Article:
The head of a traveller family in Preston says that plans to sell off the site where he has lived for more than 30 years will “open a can of worms” within the gypsy community.
Lancashire County Council’s cabinet will decide later this week whether to go ahead with a proposal to dispose of the land on Leighton Street, which currently houses around 60 people.
The secluded site, which sits in the shadow of the University of Central Lancashire, is one of three which County Hall intends to sell in order to save a combined total of more than £130,000 in annual running costs. If cabinet members agree to support the plan, a condition will be imposed on any buyer that the plots must be reserved for use by the travelling community.
But John Gavin says that the pledge offers no protection to the current residents who could be forced to make way for other travellers who might purchase the site.
“There are about 100 families for every traveller site in this country - so the council are automatically placing travellers in conflict with each other, because there are not enough pitches available,” he explains.
“Whoever takes over, they will eventually try to force us out by whatever means necessary - they'll put up the rents or start arguments over silly things, because their own people will have nowhere to go.
“We’d supposedly have to breach our licence to be kicked out, but a new owner would do it by underhand means.”
Papers to be presented to cabinet acknowledge that, following a sale, the authority would be “unable to offer further protection” to residents - although a court order would be required for evictions and rent increases would have to be determined by a tribunal, with a “presumption” that they would not exceed inflation.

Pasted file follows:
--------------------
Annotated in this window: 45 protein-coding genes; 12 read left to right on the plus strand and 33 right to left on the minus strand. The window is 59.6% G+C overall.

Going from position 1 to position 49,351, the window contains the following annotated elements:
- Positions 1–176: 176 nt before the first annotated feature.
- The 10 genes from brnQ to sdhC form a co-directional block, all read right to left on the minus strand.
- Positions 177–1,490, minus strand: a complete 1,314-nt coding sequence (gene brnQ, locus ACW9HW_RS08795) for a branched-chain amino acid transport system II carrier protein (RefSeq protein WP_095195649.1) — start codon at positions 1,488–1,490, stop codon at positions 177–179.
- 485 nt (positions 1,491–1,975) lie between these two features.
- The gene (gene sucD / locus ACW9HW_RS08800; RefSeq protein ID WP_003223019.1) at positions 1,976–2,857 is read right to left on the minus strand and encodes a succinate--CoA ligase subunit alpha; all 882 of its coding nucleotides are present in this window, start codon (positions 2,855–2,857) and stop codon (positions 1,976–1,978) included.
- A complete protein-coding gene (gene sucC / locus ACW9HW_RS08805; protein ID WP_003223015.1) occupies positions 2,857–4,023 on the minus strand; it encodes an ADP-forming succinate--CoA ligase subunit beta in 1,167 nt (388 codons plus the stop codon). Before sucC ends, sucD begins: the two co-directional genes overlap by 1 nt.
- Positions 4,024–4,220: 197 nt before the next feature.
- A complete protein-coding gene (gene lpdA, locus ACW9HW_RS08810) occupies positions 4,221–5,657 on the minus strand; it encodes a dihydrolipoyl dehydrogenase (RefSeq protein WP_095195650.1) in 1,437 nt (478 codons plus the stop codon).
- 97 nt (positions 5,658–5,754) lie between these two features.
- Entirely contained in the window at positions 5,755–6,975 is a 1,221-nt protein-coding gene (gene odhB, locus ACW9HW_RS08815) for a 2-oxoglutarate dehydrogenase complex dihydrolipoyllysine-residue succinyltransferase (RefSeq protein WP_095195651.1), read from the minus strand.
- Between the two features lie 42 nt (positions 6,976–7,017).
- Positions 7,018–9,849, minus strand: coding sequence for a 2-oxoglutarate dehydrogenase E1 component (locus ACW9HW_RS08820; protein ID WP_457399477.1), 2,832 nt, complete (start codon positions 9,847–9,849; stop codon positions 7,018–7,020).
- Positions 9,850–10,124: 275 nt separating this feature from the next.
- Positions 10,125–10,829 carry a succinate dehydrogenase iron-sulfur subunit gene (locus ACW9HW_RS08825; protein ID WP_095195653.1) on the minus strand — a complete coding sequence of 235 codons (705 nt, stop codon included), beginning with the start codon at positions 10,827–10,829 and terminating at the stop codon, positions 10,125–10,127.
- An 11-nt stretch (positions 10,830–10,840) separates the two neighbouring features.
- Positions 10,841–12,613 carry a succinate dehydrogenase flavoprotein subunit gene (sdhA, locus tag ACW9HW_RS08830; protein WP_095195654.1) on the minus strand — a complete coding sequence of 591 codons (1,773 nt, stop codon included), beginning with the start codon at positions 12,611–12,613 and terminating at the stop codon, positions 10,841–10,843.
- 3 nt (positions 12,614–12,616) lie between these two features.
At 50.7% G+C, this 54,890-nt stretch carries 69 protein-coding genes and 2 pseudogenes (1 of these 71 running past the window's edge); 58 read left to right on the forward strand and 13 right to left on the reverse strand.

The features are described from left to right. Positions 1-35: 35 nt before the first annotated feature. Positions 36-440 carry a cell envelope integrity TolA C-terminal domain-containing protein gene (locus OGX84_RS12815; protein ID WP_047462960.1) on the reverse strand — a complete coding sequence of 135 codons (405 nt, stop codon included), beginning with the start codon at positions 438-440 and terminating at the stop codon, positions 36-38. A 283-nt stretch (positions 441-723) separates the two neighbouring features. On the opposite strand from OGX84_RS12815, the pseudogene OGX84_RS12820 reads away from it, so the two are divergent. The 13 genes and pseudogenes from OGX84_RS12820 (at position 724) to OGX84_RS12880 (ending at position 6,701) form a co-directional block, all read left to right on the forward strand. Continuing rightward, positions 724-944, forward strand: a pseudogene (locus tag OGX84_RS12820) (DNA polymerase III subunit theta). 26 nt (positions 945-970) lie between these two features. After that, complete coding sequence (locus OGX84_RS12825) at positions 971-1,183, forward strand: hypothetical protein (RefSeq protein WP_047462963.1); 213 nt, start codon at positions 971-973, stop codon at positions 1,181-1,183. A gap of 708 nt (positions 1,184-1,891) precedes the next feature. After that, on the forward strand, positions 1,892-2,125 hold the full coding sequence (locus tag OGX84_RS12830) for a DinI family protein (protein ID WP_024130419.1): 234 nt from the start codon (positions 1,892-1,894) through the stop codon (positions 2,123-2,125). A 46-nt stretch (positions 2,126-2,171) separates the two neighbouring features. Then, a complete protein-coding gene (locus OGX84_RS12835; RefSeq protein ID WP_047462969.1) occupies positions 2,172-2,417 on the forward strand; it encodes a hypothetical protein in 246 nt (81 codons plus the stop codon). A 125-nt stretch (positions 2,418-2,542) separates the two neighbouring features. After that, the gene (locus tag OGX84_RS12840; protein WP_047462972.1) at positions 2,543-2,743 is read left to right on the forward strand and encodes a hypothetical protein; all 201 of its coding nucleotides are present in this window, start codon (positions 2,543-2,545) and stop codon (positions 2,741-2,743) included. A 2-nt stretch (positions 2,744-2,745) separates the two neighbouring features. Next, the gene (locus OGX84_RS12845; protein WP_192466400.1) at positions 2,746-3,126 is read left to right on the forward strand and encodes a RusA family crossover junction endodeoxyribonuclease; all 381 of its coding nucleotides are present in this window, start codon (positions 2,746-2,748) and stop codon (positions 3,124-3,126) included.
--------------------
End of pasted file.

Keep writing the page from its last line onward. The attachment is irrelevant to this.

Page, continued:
But Mr. Gavin says that the peaceable community - which “doesn’t cause anybody any trouble” - could be provoked into a “Dale Farm-style protest”.
That is a reference to a long-running legal battle to evict travellers from a largely unlawful site in Essex, which ended in a sometimes violent confrontation with police during mass evictions in 2011.
“That was an illegal settlement - so imagine how much longer a legal site like ours could take to be resolved.
“The county council want this to be done by next April - I’ve told them it’ll be three or four Aprils down the road. It will cost them a fortune and take years.
“And if a new owner does come in and try to force us off, then our boys would come out.”
There is no suggestion that the county council would itself attempt to evict any of the current residents.
But Mr. Gavin has condemned the authority for not taking him up on several offers which he has made to take over the site himself - and for instead planning to sell it to “the highest bidder”.
He has spent the past three decades as the warden responsible for the day-to-day management of the plot and has been on-call around the clock on behalf of Preston City Council, which oversees the running of the site under an arrangement with Lancashire County Council.
“The county council told me that they are not trying to make a profit - so why not transfer it to me? That way, they save on the running costs, but also giving these families security.
“I don’t know where the expense is [being incurred] by Lancashire County Council anyway. Preston City Council do a great job, but they are given just enough to cover repairs and if anything extra is needed, they have to ask permission to get it done.
“This site will pay for itself - you won’t hit the jackpot by running it, but it will be sustainable.